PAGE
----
How to Access Passenger Head Exhaust Manifold Fasteners?

FurryWrecker911

SCCoA Member
Still taking it slowly one hot weekend and Blaster can at a time. Got the driver's side head almost all the way off. Just have to remove the last 4 head bolts and off it comes. NOW THEN, the passenger side. How do I access the exhaust manifold? Just brute force a breaker bar with a deep socket down there and feel around with the other hand? Disconnect the lines and pull them all to the side? What's you guys's take on this because I don't want to break anything while flying blind.

Side note: Fuel rail still attached. I just have it pulled up and to the left in the photo which is why it looks weird.

Screenshot_20200829-173622_Video Player.jpg
 

Kurt K

SCCoA Member
I haven't had exhaust manifolds for a very long time, but I've changed headers a few times. Anyway, they should all be accessible from the top. A 6-point box end wrench may help you break the bolts or nut loose. A swivel-head ratchet might help too.

You can work around the AC hoses and maybe the fuel lines. You can also snake the wiring harness back from the front of the engine and throttle body towards the passenger side hood hinge.
 
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35th

Registered User
Just a question so don't beat me up I've never done it but I'm probably going to be facing a head gasket job on mine and I was wondering could you/is possible to disconnect the Y pipe under the car and pull the manifold off with the head and then separate is there a reason that's not possible seems like it would be easier to deal with the manifold and head external of the engine bay and strut towers just a thought as I said I haven't tried that but saw this and figured it would be a good time to ask
 

KMT

Registered User
How do I access the exhaust manifold?]

I would remove the pass. side accessory bracket at this point - the one that holds the jackshaft and that the DIS module sits on...unbolt the A/C compressor and just lay it to the side. Remove the belts, mark the tensioners for location and remove them. Remove the jackshaft pulley too...bolts might be easier to deal with when the belts are still on. Also the plastic auto shock cover.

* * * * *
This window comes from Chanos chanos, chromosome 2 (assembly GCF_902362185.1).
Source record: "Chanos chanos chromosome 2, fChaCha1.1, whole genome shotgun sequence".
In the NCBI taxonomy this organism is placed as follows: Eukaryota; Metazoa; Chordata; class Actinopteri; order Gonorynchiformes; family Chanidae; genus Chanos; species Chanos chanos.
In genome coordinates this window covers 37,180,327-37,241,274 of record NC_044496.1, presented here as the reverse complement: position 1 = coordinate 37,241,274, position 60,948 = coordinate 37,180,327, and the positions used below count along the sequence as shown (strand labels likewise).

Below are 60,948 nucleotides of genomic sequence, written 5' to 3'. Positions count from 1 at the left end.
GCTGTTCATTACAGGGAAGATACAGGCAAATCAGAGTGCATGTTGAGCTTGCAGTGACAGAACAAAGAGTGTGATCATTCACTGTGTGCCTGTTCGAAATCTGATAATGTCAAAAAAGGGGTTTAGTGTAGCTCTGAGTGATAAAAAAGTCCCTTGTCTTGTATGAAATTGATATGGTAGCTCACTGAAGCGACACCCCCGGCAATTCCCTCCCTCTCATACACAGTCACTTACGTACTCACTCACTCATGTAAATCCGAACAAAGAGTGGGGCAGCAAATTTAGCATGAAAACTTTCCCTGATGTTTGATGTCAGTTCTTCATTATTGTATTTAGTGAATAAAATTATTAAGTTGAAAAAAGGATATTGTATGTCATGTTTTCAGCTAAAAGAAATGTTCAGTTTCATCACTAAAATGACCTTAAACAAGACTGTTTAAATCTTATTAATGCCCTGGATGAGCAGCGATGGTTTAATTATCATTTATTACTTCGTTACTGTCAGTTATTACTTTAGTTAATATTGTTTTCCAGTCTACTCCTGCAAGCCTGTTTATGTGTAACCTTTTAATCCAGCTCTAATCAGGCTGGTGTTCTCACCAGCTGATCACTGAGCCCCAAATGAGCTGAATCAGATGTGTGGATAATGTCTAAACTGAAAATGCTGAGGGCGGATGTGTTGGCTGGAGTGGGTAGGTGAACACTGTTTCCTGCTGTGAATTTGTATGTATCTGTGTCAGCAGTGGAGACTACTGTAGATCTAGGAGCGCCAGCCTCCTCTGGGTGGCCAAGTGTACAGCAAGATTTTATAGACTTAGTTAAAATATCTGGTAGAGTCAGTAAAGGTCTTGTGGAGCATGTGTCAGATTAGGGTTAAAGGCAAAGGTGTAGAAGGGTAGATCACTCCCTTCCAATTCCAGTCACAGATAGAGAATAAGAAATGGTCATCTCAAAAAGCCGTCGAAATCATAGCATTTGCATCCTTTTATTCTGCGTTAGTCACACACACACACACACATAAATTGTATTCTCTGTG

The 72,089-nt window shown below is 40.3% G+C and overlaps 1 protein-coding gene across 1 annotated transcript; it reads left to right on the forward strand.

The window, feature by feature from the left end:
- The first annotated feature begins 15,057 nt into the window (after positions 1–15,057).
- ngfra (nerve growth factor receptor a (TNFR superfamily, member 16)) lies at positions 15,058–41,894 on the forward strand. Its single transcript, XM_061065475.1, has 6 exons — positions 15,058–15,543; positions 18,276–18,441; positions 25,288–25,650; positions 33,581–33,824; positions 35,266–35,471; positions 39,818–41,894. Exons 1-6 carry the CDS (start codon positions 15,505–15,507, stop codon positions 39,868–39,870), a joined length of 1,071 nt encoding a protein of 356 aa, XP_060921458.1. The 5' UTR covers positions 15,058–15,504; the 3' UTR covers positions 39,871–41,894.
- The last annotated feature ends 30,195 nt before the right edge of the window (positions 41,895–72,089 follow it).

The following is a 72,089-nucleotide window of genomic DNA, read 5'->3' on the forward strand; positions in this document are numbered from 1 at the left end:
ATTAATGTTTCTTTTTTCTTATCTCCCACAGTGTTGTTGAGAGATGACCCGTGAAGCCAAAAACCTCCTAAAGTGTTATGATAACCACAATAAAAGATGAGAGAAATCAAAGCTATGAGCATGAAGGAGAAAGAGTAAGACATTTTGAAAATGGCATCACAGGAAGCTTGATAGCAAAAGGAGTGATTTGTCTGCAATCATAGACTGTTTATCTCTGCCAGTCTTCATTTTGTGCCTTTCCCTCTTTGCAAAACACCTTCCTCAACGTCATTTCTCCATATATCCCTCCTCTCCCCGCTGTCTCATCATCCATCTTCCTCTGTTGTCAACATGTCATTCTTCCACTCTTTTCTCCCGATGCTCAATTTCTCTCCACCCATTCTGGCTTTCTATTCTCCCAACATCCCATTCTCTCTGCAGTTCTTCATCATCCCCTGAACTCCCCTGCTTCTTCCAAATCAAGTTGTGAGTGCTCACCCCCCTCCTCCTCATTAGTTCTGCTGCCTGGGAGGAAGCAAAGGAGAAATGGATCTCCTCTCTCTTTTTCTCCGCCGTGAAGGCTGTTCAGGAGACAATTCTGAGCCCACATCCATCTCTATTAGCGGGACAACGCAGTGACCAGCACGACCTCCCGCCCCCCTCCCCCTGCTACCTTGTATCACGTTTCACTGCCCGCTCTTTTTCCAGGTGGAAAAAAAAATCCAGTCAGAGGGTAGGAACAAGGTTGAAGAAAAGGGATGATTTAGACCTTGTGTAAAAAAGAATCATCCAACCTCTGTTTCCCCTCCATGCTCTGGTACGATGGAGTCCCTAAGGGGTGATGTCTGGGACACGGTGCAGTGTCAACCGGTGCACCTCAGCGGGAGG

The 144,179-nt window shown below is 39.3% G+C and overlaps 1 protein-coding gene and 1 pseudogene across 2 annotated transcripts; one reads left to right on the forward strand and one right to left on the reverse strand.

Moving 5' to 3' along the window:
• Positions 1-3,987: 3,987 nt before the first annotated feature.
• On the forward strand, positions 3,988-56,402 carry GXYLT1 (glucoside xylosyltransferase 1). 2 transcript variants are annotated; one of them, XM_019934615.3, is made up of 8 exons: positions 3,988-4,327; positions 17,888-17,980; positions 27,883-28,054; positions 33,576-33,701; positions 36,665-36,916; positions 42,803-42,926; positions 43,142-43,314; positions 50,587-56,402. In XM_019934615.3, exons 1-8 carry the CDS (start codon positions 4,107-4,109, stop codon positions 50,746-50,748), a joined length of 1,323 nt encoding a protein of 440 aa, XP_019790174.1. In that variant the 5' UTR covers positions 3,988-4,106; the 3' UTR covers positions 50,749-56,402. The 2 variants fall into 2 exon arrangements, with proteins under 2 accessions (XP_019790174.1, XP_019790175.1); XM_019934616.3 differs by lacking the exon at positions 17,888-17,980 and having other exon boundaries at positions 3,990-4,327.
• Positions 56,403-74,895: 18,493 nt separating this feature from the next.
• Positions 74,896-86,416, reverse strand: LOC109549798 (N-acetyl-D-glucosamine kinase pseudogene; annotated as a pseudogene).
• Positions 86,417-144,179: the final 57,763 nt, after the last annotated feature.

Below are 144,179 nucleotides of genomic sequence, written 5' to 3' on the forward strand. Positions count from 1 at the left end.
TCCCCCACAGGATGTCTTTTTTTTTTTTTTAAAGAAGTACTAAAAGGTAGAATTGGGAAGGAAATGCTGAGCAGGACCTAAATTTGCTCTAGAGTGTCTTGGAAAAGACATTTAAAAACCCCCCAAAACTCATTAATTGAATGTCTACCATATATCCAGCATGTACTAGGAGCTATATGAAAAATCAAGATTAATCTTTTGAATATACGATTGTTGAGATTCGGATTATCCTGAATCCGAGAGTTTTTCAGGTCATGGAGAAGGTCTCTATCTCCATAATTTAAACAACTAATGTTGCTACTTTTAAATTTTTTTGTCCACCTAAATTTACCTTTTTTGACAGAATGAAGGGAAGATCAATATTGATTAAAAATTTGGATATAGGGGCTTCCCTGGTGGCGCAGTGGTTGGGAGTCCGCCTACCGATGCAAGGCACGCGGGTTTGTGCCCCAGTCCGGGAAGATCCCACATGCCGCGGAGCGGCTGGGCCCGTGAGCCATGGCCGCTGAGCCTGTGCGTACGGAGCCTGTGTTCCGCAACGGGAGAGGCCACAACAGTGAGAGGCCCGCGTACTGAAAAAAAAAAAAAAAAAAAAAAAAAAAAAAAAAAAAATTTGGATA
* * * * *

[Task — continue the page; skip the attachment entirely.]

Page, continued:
With the large/heavy accy. bracket out of the way, you'll have a clearer view of what you're up against. Might have to do one or two towards the rear from below.
 
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blue-94

Registered User
I would remove the pass. side accessory bracket at this point - the one that holds the jackshaft and that the DIS module sits on...unbolt the A/C compressor and just lay it to the side. Remove the belts, mark the tensioners for location and remove them. Remove the jackshaft pulley too...bolts might be easier to deal with when the belts are still on. Also the plastic auto shock cover.

With the large/heavy accy. bracket out of the way, you'll have a clearer view of what you're up against. Might have to do one or two towards the rear from below.

What KMT said
+
Get the valve cover off and outta way You will see everything. I sprayed mine with blaster every day. They came off easy. It looks like it will tough but it really not. I used a ratchet wrench on one I think
Some are studs with nuts some are bolts. Take lots of pictures.
 

KMT

Registered User
It looks like it will tough but it really not.
Echo that. And yes, valve cover too ;) Pulling the plugs first might help as well.

And if I may make a suggestion to the OP - going this far in provides an opportunity to swap the pass. side early exhaust manifold for late model - we're told it flows better. The pipe below will need to be redone, but the late model manifold is a benefit, I believe.

I did the head gaskets on my '90 Anny in 2018 and wish I'd made that change then. I've since sourced a late model exhaust manifold, and have it on my list to go back in. Good news is the guy that does my exhaust work is only a mile away, so the neighborhood can live with one open manifold for however long that takes, I'm sure.

There were tons of additional things I took care of while doing the heads. Things that would have not been worth it individually, I think that list was over two dozen to-do's long.
 

blue-94

Registered User

Echo that. And yes, valve cover too ;) Pulling the plugs first might help as well.

And if I may make a suggestion to the OP - going this far in provides an opportunity to swap the pass. side early exhaust manifold for late model - we're told it flows better. The pipe below will need to be redone, but the late model manifold is a benefit, I believe.

I did the head gaskets on my '90 Anny in 2018 and wish I'd made that change then. I've since sourced a late model exhaust manifold, and have it on my list to go back in. Good news is the guy that does my exhaust work is only a mile away, so the neighborhood can live with one open manifold for however long that takes, I'm sure.

There were tons of additional things I took care of while doing the heads. Things that would have not been worth it individually, I think that list was over two dozen to-do's long.

You will have to deal with an EGR tube on the 94/95 exhaust manifold. Just an FYI
 

KMT

Registered User
You will have to deal with an EGR tube on the 94/95 exhaust manifold. Just an FYI


Yep, going to blank it off before the manifold goes in, that, or study if it will work as an optional location for a wideband O2 sensor on that side. I already have one on the driver side, but it's below, on the pipe.
 
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